[C++-sig] Python-overridable method taking const ref?

Paul Melis pyplusplus at assumetheposition.nl
Wed Feb 4 19:49:18 CET 2009


Hello,

Classes with protected destructors (as found when custom reference
counting is used) seem to cause some trouble when using bp::wrapper<>
containing  a method that takes a const reference to a refcounted class.

Say I have:

#include <cstdio>
#include <boost/python.hpp>

namespace bp = boost::python;

class Thing
{
protected:
    virtual ~Thing() {}
};

class Callback
{
public:
    Callback() { }
    virtual void execute(const Thing& t) { }
protected:
    virtual ~Callback() {}
};

And I want to add a wrapper class so that Callback can be derived from
in Python and its execute() method overridden.
Simply writing

struct CallbackWrap : Callback, bp::wrapper<Callback>
{
    void execute(const Thing& t)
    {
        if (bp::override ovr = this->get_override("execute"))
        {
            fprintf(stderr, "have override, calling...\n");
            ovr(t);
            fprintf(stderr, "done calling\n");
        }
        else
            Callback::execute(t);
    }

    void default_execute(const Thing& t)
    {
        fprintf(stderr, "default\n");
        this->Callback::execute(t);
    }
};

BOOST_PYTHON_MODULE(doh)
{
    bp::class_<Thing, boost::noncopyable>("Thing")
    ;

    bp::class_<CallbackWrap, boost::noncopyable>("Callback")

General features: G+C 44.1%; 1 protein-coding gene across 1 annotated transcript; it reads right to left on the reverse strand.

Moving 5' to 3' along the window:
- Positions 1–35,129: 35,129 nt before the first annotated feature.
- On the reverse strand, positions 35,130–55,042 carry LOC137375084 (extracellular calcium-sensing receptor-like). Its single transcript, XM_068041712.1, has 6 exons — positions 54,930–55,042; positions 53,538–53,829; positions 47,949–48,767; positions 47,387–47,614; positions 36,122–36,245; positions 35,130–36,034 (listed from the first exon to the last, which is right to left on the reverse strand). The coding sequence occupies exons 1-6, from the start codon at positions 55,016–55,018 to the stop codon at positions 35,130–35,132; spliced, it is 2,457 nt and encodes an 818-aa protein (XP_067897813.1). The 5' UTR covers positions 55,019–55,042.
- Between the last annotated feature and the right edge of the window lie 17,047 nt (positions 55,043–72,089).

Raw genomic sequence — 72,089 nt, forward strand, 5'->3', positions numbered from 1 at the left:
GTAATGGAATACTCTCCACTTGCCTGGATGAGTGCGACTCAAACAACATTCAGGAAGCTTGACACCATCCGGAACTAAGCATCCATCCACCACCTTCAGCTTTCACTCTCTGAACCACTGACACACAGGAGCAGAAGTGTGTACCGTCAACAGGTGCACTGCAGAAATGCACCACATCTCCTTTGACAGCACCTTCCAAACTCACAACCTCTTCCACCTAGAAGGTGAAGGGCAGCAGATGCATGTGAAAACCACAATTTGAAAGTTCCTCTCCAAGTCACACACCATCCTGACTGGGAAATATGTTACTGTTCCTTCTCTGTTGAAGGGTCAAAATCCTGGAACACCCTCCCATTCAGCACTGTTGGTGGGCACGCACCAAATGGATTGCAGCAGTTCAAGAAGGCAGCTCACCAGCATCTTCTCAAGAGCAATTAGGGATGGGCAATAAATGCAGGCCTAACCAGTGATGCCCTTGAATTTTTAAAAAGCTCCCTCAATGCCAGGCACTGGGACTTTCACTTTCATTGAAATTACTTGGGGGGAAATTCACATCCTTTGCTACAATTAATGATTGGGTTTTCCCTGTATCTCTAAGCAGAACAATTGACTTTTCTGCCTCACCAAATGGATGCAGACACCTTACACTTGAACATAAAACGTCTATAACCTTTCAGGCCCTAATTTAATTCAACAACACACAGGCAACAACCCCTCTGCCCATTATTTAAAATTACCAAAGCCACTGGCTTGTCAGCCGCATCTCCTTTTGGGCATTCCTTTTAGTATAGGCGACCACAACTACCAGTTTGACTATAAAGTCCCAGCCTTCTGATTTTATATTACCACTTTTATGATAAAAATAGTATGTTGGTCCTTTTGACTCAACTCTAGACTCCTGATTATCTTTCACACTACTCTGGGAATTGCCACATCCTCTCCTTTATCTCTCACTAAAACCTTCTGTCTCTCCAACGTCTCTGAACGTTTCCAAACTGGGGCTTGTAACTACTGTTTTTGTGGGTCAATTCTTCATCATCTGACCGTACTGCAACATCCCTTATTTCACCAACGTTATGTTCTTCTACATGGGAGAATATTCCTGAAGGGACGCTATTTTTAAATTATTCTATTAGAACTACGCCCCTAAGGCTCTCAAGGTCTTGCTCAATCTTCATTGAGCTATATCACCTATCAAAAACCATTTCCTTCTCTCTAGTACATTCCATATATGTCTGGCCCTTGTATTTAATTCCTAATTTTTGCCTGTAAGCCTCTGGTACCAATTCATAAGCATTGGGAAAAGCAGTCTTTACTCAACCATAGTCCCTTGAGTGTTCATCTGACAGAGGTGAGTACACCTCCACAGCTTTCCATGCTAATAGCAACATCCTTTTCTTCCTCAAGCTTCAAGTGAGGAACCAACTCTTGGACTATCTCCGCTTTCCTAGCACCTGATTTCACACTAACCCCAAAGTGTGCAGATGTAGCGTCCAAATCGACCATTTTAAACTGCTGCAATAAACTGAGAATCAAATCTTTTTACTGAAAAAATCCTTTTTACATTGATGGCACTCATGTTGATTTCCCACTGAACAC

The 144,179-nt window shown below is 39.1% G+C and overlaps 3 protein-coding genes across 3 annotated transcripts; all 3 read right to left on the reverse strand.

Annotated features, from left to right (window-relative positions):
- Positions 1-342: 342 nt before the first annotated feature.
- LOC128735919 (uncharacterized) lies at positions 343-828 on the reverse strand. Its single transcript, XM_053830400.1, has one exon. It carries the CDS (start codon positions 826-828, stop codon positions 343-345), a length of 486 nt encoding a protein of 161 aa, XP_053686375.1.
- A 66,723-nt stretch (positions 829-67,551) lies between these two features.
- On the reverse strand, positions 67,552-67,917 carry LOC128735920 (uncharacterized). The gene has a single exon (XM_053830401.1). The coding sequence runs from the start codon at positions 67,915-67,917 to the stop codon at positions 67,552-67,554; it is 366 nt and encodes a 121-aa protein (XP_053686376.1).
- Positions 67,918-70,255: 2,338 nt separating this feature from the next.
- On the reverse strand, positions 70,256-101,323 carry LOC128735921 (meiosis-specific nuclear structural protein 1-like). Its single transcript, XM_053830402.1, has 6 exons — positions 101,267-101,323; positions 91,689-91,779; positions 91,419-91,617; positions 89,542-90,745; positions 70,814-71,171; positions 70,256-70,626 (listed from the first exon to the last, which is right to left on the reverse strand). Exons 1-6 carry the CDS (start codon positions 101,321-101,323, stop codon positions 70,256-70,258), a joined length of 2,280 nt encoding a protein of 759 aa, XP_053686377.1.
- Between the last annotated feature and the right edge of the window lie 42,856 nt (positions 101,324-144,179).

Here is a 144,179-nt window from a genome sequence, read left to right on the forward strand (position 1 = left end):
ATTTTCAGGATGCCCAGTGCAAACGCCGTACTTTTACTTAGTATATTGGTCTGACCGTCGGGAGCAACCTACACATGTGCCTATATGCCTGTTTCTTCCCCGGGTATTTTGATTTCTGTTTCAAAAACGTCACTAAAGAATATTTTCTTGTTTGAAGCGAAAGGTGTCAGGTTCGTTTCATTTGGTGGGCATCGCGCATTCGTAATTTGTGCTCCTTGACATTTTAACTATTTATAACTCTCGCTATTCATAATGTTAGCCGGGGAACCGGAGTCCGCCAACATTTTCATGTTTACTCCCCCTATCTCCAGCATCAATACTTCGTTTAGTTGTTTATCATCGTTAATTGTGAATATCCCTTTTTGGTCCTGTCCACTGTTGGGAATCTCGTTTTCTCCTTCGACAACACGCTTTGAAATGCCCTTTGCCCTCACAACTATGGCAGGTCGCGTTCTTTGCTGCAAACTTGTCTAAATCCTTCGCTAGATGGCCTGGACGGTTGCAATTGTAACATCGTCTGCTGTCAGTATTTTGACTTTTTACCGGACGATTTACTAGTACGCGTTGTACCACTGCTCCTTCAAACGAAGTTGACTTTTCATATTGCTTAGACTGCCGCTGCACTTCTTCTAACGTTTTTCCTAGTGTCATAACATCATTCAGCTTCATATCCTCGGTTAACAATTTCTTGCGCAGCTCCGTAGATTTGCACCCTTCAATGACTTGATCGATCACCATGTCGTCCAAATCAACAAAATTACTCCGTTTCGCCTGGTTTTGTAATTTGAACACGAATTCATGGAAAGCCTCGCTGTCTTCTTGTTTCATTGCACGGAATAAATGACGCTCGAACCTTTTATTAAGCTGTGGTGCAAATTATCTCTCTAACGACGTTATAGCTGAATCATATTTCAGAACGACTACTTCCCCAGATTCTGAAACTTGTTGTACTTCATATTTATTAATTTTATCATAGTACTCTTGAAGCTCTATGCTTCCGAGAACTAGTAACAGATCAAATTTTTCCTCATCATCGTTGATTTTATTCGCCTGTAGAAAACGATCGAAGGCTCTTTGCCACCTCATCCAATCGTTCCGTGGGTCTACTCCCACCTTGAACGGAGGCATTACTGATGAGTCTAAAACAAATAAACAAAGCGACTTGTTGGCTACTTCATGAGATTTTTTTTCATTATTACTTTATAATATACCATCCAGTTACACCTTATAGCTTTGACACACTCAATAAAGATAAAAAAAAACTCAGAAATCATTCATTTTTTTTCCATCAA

.def("execute", &Callback::execute, &CallbackWrap::default_execute)
    ;
}

doesn't cut it as I get a compile error due to Thing::~Thing() being
protected.
I've found in the archive the trick you can use to wrap a normal method
taking a const reference, e.g.

void
Callback_execute(Callback& self, Thing& t)
{
    // Work around the const Thing& parameter
    self.execute(t);
}

bp::class_<Callback>("Callback")
    .dep("execute", &Callback_execute)
;

But I don't see how I can use that in the case of the wrapper class. I
tried adding functions that do the equivalent thing but for method
Callback::execute() and CallbackWrap::default_execute() but that doesn't
compile. And I can't find in the documentation of class_<>::def() the
exact requirements for the special case of .def() that is used when the
extra default implementation is specified.

Is there a way to get wrapper classes to work in this situation?

Thanks,
Paul



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